Self-Efficacy Score Differences Between First-Year, Male and Female First-Generation and Non-First-Generation College Students as Measured by the College Self-Efficacy Inventory (CSEI)
School of Education
Doctor of Education (EdD)
Sarah E Horne
Collective Efficacy, First-Generation, Intervention, Modeling, Retention, Self-efficacy
Education | Educational Assessment, Evaluation, and Research | Educational Methods | Educational Psychology | Other Education
Shepherd, Janet, "Self-Efficacy Score Differences Between First-Year, Male and Female First-Generation and Non-First-Generation College Students as Measured by the College Self-Efficacy Inventory (CSEI)" (2016). Doctoral Dissertations and Projects. 1306.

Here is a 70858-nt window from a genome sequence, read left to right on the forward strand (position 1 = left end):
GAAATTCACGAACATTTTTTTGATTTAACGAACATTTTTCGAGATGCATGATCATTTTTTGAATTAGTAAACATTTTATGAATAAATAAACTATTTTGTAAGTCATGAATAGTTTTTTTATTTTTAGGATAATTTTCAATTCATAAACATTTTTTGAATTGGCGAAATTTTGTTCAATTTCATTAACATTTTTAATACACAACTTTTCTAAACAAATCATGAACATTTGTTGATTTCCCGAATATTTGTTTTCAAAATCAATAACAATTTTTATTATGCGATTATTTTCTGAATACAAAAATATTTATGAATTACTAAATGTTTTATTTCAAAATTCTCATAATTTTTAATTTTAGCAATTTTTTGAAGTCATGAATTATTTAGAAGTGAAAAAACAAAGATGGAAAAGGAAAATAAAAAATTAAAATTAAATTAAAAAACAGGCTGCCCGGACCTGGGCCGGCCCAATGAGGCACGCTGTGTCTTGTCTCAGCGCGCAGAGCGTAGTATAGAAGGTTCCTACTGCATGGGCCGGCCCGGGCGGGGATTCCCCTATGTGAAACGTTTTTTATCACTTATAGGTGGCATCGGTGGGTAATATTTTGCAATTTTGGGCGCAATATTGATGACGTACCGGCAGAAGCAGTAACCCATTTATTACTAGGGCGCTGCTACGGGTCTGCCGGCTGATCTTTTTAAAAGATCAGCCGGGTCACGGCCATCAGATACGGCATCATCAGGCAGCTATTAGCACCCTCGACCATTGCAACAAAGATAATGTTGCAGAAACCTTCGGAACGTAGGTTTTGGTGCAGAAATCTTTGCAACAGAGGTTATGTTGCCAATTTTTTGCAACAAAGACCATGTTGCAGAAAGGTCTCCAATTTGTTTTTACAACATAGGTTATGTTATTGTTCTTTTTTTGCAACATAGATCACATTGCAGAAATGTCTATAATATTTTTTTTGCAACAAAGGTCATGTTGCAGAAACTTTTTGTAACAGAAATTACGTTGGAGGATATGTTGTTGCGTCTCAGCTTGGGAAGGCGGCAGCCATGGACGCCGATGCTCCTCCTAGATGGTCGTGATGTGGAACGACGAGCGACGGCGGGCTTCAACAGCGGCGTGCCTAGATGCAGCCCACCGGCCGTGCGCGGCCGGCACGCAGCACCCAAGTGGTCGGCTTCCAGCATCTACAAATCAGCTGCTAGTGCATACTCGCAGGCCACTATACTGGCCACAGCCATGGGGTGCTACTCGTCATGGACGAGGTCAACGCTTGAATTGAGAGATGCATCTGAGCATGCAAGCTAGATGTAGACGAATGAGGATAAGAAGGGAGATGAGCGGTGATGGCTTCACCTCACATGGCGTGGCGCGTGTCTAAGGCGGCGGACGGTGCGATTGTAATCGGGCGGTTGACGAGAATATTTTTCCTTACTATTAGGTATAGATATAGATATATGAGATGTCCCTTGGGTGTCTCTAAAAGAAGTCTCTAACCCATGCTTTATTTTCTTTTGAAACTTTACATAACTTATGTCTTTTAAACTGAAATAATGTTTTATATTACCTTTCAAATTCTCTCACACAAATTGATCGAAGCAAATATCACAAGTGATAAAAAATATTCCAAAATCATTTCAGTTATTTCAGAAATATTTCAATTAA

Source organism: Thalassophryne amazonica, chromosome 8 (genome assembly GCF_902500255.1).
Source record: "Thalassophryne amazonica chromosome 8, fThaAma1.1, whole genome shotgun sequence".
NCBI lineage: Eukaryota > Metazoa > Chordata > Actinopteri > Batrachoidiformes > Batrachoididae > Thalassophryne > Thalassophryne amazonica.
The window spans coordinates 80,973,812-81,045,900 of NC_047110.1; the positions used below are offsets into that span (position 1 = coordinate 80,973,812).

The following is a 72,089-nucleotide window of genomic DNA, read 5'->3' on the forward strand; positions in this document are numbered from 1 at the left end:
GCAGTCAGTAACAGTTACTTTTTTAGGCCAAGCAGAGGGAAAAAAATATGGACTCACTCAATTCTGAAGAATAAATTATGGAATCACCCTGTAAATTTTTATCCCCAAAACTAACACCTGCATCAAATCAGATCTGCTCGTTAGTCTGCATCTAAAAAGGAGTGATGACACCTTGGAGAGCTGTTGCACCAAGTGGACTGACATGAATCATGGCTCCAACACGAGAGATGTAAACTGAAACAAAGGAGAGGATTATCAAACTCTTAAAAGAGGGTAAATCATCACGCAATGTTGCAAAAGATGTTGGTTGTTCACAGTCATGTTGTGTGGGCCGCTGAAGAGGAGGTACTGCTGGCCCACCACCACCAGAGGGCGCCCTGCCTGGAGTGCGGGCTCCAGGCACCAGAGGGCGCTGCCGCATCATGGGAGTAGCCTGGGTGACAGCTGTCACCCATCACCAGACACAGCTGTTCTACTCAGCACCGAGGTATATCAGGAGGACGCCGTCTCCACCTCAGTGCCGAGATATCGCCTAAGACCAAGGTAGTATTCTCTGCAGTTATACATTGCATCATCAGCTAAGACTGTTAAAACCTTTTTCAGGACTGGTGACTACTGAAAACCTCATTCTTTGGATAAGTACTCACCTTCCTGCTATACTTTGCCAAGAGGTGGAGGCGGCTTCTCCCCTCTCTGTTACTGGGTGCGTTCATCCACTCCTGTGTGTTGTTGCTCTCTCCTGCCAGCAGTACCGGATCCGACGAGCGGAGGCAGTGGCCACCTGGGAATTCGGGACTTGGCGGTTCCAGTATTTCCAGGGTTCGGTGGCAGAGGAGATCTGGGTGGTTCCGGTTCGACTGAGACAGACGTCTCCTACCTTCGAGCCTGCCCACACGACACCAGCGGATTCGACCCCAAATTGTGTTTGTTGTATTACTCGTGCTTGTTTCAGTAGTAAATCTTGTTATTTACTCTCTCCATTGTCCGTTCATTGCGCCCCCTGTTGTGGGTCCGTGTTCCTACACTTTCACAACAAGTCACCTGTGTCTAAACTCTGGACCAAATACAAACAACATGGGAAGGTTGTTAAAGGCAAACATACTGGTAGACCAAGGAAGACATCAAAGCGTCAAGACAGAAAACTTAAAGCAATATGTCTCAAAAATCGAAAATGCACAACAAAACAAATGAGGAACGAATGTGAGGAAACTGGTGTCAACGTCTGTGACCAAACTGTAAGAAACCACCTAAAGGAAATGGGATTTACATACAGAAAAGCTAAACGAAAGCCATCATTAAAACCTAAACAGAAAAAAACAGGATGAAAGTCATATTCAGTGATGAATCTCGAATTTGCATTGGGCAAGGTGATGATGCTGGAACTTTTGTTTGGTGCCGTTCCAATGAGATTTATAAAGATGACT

Students of all backgrounds have a transition period when entering college. However, first-time, first-generation college students encounter more problems and have more difficulties becoming acclimated to college resulting in decreased first-year retention rates for first-generation students. These problems and difficulties are related to course work, socialization, and roommate issues. Research has shown that self-efficacy and collective efficacy are important in student achievement. This research study explored if there was a difference in student perception of self-efficacy among male and female first-year, first-generation college students and male and female first-year, non-first-generation college students. A quantitative, causal-comparative study was conducted utilizing the College Self-Efficacy Inventory (CSEI). A sample size of 151 was utilized; the survey participants included all of the incoming first-year, full-time freshmen (ages 18 and older) at a rural, Midwestern college. The survey was distributed during the first two weeks of the fall 2016 term. Analysis of the survey data was completed using a two-way ANOVA. Overall, the results indicated that first-year, first-generation students had a lower mean CSEI score than that of non-first-generation students, although the difference was not statistically significant. The development of first-generation student self-efficacy by the educational process is at the heart of the teacher-servant Christian tenet. Just as Jesus came to earth to instruct people in the ways of the Father, teachers must also serve and instruct students in the ways of higher education by applying those principles dear to the hearts of all Christians as taught by Jesus Christ. Among the most important tenets taught by Christ was to love God with all your heart (Mark 12:30; Matthew 22:37), to love one’s neighbors (Mark 12:31; Mathew 22:39), and to treat others as you would like to be treated (Luke 6:31; Matthew 7:12). The mission of a teacher, therefore, is to teach the first-generation student as an individual, and not just as an economic entity that fuels the bottom line of a university. At the heart of the teacher-servant attitude is understanding how each student learns and, in particular, identifying stumbling blocks that exist in first-generation students’ lives that are producing impediments to their learning process.
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